🇺🇦✊ While unconfirmed, and likely to remain so for some time, the theory of the suicide bomber highlights the divide in national attitudes towards the war. While Russia fires cruise missiles from the safety of its ships in the Black Sea, and its demoralized ground troops retreat and thousands flee Putin’s draft, Ukrainian determination and sacrifice does not seem to abate — and may now even include cases of individuals seeking martyrdom. These differences have quite a simple source: Ukrainians know their nation’s very existence is at stake, and that their brothers and sisters have already died trying to defend it.

➡️ Read more on Worldcrunch.com


We don’t see oil as a weapon.

— The Saudi Minister of State for Foreign Affairs Adel al-Jubeir on Wednesday denied that there were political motives behind the decision to partner with Russia to cut back on oil production, insisting instead that the move was done to stabilize markets. “Saudi Arabia does not politicize oil. We don’t see oil as a weapon. We see oil as our commodity. Our objective is to bring stability to the oil market,” al-Jubeir said.

✍️ Newsletter by Anne-Sophie Goninet, Laure Gautherin, Sophia Constantino and Bertrand Hauger

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food / travel

Pasta v. Fascists: How Italy's Staple Dish Became A Symbol Of Resistance

Pasta may not be considered controversial today, but it played an important role during Italy's fascist years, particularly in one family's celebration of community and liberation.

Photo of the Cervi family.

Photo of the Cervi family, whose seven children were shot by the Fascists on December 28, 1943, at the Reggio Emilia shooting range.

@comunisti_alla_ribalta via Instagram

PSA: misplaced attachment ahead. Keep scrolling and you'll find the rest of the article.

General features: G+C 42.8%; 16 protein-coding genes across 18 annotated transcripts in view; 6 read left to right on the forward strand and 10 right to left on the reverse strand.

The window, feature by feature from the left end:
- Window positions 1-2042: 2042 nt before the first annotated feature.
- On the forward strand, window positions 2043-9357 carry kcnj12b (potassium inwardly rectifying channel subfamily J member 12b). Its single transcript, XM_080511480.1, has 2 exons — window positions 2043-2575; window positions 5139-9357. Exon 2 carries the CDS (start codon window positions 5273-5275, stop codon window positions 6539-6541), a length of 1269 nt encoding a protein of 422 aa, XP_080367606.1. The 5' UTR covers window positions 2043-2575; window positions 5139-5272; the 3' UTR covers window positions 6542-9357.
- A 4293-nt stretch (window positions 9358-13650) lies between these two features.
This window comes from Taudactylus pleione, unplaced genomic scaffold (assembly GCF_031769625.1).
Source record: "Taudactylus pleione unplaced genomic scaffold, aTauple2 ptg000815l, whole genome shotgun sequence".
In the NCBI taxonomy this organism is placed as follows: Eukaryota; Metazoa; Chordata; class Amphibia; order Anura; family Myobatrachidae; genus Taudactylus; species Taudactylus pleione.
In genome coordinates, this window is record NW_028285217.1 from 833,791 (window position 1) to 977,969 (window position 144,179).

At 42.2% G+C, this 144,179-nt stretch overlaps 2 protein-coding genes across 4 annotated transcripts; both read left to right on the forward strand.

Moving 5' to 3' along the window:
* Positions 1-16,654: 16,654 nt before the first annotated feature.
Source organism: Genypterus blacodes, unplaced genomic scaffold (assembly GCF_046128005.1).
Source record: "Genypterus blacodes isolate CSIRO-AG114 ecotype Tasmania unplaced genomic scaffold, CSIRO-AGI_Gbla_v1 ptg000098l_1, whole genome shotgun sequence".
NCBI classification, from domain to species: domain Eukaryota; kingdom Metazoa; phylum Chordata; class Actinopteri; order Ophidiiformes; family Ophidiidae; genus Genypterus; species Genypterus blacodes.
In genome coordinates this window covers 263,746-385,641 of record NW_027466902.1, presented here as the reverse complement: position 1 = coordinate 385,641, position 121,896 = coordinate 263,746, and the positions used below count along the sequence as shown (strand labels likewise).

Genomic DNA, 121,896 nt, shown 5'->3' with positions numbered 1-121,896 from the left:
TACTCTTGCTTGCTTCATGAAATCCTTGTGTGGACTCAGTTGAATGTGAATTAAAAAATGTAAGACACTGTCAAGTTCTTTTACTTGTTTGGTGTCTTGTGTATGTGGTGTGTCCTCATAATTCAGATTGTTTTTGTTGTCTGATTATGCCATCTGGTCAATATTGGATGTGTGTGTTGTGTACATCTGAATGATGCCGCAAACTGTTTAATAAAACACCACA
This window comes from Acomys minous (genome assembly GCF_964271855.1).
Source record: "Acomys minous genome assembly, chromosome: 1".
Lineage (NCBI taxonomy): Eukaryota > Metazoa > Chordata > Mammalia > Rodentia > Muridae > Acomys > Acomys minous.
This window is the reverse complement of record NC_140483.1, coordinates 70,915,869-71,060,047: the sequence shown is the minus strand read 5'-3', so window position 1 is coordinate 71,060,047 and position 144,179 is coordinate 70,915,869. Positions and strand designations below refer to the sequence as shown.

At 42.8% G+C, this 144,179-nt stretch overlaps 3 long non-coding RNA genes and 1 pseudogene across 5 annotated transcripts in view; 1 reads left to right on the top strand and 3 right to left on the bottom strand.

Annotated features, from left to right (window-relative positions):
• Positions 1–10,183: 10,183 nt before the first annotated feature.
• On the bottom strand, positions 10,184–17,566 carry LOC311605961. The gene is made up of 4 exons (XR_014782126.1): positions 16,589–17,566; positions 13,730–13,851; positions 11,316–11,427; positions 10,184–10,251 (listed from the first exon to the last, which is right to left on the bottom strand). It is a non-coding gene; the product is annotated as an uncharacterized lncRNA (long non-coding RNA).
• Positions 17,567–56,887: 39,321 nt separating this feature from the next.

Jacopo Fontaneto

ROME — Eighty years ago — on July 25, 1943 — the vote of no confidence by the Grand Council of Fascism, leading to Benito Mussolini's arrest, set off widespread celebrations. In Campegine, a small village in the Emilian province, the Cervi family celebrated in their own way: they brought 380 kilograms of pasta in milk cans to the town square and offered it to all the inhabitants of the village.

The pasta was strictly plain: macaroni dressed with butter and cheese, seen as more of a "festive dish" in that period of deprivation. As soon as the Cervi brothers learned about the arrest of Mussolini, they procured flour, borrowed butter and cheese from the dairy, and prepared kilos and kilos of pasta. They then loaded it onto a cart to distribute it to their fellow villagers. Pastasciutta (dry pasta) specifically regards dishes with noodles that are plated "dry", not in broth. That would disqualify soup, risotto, ravioli...

Even though pastasciutta is the most stereotypical type of pasta today, it had a complicated relationship with the government during Italy's fascist years.